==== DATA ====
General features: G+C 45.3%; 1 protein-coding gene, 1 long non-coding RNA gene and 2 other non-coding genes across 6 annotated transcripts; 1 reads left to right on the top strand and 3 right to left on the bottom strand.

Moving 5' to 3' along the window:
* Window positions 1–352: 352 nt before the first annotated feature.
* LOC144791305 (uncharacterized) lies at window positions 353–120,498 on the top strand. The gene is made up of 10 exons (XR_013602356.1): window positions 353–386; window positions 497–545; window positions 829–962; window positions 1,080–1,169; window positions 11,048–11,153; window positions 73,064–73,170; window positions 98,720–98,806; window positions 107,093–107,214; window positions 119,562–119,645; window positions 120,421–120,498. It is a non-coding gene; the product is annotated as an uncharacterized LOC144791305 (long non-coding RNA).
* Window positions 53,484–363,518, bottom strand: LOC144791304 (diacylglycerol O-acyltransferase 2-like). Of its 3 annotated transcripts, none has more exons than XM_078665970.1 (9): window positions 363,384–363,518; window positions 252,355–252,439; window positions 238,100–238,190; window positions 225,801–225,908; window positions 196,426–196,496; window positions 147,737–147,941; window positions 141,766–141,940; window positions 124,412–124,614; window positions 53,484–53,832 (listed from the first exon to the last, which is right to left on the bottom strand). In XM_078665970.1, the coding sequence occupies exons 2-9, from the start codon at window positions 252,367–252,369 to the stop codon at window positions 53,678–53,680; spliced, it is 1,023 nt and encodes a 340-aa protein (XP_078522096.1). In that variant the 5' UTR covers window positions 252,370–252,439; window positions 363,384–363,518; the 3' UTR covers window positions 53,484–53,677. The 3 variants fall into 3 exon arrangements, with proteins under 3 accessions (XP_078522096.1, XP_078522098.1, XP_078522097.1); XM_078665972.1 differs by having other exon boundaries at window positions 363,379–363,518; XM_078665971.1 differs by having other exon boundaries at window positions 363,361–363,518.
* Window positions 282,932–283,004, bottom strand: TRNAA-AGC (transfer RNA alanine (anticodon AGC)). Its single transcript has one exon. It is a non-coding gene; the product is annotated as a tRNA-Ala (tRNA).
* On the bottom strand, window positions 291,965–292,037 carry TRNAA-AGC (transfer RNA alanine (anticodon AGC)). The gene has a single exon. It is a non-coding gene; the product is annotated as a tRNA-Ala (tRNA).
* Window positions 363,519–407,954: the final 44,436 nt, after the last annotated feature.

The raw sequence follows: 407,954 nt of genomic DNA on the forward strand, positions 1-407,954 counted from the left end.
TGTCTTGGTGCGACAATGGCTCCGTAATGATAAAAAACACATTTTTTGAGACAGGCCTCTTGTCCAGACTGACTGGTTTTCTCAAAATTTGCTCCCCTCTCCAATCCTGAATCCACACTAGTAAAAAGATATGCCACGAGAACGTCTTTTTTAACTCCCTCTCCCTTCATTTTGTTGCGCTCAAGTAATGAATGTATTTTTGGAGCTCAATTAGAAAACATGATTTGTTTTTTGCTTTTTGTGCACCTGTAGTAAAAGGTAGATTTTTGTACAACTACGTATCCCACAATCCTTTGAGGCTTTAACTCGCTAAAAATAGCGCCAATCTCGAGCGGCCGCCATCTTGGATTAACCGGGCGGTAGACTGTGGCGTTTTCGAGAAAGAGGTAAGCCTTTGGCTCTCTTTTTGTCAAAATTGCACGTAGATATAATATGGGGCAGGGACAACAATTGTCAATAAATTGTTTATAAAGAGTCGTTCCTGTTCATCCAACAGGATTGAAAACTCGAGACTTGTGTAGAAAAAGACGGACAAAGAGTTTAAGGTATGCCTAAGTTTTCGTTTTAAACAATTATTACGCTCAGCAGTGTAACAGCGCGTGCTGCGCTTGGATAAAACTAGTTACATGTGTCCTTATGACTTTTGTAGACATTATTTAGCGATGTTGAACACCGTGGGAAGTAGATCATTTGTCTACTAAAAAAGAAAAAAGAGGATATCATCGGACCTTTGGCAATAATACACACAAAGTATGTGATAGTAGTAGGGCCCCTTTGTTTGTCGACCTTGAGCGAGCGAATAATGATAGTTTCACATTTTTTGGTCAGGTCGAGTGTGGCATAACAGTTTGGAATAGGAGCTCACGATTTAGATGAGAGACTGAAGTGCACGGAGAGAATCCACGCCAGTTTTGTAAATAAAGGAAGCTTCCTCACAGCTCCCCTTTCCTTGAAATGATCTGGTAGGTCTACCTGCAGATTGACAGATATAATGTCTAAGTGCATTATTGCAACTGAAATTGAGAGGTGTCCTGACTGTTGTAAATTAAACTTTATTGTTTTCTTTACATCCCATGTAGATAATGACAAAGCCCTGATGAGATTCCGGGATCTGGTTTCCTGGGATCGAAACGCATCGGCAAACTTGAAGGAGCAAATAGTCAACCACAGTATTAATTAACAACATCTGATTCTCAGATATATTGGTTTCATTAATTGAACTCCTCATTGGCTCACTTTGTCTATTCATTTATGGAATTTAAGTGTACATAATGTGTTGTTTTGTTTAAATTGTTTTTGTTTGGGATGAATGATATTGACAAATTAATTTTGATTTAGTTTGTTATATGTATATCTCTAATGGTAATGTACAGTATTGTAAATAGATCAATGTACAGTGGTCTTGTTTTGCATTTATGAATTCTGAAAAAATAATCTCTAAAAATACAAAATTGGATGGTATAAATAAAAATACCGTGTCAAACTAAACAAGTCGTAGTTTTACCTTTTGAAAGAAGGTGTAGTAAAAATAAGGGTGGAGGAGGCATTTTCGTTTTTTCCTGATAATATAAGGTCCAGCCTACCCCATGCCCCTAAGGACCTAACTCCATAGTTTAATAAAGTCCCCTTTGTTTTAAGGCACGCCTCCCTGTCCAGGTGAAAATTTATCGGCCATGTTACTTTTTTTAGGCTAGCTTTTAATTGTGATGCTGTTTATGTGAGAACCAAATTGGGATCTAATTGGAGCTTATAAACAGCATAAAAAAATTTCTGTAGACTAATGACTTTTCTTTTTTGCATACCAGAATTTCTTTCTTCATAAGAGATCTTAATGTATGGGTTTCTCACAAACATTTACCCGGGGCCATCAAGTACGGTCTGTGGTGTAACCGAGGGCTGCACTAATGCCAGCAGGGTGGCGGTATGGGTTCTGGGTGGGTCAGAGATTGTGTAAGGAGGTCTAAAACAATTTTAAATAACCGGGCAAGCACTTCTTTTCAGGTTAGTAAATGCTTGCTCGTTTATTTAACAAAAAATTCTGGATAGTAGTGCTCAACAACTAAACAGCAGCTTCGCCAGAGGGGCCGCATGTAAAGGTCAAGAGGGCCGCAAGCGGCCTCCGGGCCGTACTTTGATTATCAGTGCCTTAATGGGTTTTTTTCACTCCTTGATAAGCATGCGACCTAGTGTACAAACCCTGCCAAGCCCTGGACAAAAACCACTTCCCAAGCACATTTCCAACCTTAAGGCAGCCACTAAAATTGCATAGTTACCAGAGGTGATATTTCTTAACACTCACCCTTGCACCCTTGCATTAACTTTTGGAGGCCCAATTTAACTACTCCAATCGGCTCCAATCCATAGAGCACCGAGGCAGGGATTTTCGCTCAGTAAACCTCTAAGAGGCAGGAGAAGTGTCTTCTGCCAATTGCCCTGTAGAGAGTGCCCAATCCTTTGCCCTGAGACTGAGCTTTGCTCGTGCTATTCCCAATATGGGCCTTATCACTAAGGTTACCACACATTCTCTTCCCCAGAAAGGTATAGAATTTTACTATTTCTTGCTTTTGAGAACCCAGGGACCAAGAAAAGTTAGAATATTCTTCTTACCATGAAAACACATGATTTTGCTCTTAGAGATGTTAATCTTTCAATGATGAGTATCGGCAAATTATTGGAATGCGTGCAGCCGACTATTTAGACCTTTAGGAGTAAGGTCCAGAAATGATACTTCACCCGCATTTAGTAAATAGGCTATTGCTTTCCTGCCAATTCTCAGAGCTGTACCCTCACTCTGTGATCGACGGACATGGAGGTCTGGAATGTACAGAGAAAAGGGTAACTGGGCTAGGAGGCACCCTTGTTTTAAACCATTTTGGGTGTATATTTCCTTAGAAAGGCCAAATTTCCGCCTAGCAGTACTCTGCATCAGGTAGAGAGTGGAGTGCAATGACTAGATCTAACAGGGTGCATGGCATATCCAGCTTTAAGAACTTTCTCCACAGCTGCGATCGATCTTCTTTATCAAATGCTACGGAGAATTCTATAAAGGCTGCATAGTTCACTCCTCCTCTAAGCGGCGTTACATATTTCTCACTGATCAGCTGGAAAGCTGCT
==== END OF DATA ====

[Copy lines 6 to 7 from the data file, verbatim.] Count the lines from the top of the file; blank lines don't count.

* Window positions 282,932–283,004, bottom strand: TRNAA-AGC (transfer RNA alanine (anticodon AGC)). Its single transcript has one exon. It is a non-coding gene; the product is annotated as a tRNA-Ala (tRNA).
* On the bottom strand, window positions 291,965–292,037 carry TRNAA-AGC (transfer RNA alanine (anticodon AGC)). The gene has a single exon. It is a non-coding gene; the product is annotated as a tRNA-Ala (tRNA).